Cichorium intybus
Photo credit: David Cappaert,

Status in Squamish:


Status in Whistler:


Status in Pemberton:

Vectors of Spread:

Coffeeweed, Wild Endive, Blue Daisy, and Blue Sailors

ID Characteristics

Flowers: Are blue or white and daisy-like, but the tips of the petals are squared off and toothed. Flowers are borne in showy clusters of 1 – 3 on the upper branches, and usually bloom in the morning and close later in the day.

Stem: Are grooved, erect, round, hollow, and green to reddish-brown. Stems are branched, stiff, nearly leafless, and sometimes hairy. Chicory grows up to 2 m tall. Stems exude a milky sap when broken.

Leaves: Rosette leaves are oblong, 5 – 15 cm, and hairy, resembling dandelion leaves. Upper leaves are smaller, alternate, stalkless, and clasping at the stem.

Fruit: Are brown, ribbed, wedge-shaped, and about 0.3 cm long. Each fruit contains one seed.

Roots: Chicory has a deep taproot that oozes a bitter, milky sap when broken or cut.

Similar Species

Mary Ellen (Mel) Harte,

  • Blue Lettuce (Lactuca tatarica): Chicory has a more branched growth pattern with stalkless flowers.






Showy Blue Lettuce (Mulgedium pulchellum) by Robert L. Carr

  • Showy Blue Lettuce (Mulgedium pulchellum): Chicory has a more branched growth pattern with stalkless flowers.





Showy Daisy

Showy Daisy (Erigeron speciosus) by J. Harvey

  • Showy Daisy (Erigeron speciosus): It has similar flowers to Chicory but with a yellow middle.






  • Bachelor’s Button (Centaurea cyanus): Its flowers can be blue, purple, or pink, but have a unique pompom-like appearance.




  • Mountain BluetMountain Bluet (Centaurea montana): Similar appearing flowers but with magenta centers and thin and wispy petals with fringed tips.

Please report any sighting of Chicory by clicking here.

Habitat and Origin

Chicory is native to southern and central Europe, Africa, and the temperate and tropical regions of Asia. It was likely brought to North America as an edible crop. Chicory leaves are edible, often eaten as salad greens, and the roots are used as a coffee substitute.

Chicory grows in a variety of conditions but prefers soils with a high lime content. It is often found in fields and disturbed areas, such as fence lines, roadsides, right-of-ways, pastures, and poorly maintained turf.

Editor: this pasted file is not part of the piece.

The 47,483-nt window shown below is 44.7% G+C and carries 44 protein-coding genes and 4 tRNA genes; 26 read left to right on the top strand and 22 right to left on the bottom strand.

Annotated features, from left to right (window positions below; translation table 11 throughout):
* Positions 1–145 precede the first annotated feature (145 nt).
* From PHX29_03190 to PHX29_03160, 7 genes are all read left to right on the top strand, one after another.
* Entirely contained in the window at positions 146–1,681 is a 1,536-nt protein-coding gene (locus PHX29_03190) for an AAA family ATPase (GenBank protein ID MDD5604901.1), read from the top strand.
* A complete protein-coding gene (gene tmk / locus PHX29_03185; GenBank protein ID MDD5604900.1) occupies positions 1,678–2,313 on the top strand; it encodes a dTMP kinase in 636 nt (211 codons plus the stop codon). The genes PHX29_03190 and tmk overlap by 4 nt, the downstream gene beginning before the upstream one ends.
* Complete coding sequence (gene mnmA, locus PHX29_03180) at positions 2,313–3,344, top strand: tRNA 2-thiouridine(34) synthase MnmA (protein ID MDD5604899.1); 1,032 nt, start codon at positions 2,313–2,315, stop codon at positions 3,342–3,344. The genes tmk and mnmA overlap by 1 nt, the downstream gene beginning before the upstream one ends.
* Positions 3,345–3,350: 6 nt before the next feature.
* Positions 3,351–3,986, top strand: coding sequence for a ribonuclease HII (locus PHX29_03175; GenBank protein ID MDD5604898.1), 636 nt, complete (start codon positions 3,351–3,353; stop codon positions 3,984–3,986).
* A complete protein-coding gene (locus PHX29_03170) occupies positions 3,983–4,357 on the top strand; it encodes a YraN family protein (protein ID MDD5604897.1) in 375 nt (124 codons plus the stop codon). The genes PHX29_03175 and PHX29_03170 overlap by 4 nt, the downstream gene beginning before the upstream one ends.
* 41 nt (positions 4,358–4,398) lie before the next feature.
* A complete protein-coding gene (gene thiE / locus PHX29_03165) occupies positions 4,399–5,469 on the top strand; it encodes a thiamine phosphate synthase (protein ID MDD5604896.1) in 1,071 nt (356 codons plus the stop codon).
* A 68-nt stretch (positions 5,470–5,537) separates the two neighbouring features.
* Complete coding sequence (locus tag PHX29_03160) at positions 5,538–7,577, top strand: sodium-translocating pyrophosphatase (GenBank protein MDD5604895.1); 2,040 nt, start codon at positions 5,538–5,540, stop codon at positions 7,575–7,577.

Current Distribution

Propagation & Vectors of Spread

Chicory reproduces solely by seed. One plant can produce up to 3,000 seeds.

Most seeds fall close to the parent plant; however, dispersal can be aided by the wind, wildlife, vehicles, and equipment. The main vectors of long-distance spread are the agriculture and horticulture trades, as Chicory continues to be grown as a crop plant.

Ecological, Economic, & Health Impacts


  • Out-competes native flora and recreational turfgrass, thus reducing biodiversity.


  • Causes dairy products from cows that have consumed it to taste bitter.


  • Chicory’s milky latex can cause dermatitis (skin irritation) in humans.
What Can I Do?

Chicory is found in the Sea to Sky region and its distribution is beyond landscape-level control. When Chicory is present at high-priority locations and negatively impacting them, their control is considered a high priority.

Otherwise, the goal is to prevent it from spreading to new (uninfested) areas, and to control it where possible to limit its impact on biodiversity.

Learn to identify Chicory: use the images on this profile page to learn how to identify Chicory.

What to do if you spot it: You can report any Chicory sighting by clicking here.



  • Regularly monitor properties for weed infestations.
  • Ensure soil and gravel are uncontaminated before transport.
  • Check wildflower mixes to ensure that they do not contain Chicory.
  • Ensure that plants are disposed of in a garbage bag if found in floral arrangements to prevent seeds from spreading.



  • Unload, park, or store equipment or vehicles in infested areas; remove plant material from any equipment, vehicles, or clothing used in such areas and wash equipment and vehicles at designated cleaning sites before leaving infested areas.
  • Plant Chicory in a garden, no matter how well-contained its enclosure may seem.
  • Move soil that has been contaminated with Chicory.




  • Hand-pull, dig out, or hoe small infestations.
  • Ensure you remove as much of the root system as possible.
  • Mowing can prevent seed production, but Chicory will likely regrow after mowing
  • Repeated treatments may be required over several years to exhaust nutrients reserves and control new seedlings emerging from the existing seed bank.


  • Glyphosate, aminopyralid, clopyralid, dicamba, and 2,4-D are chemical treatment options for Chicory.
  • Picloram is also effective, but not suitable for wet, coastal soils.
  • We recommend that any herbicide application is carried out by a person holding a valid BC Pesticide Applicator Certificate. Before selecting and applying herbicides, you must review and follow herbicide labels and application rates; municipal, regional, provincial, and federal laws and regulations; species-specific treatment recommendations, and site-specific goals and objectives.


Biological control agents are not available for Chicory.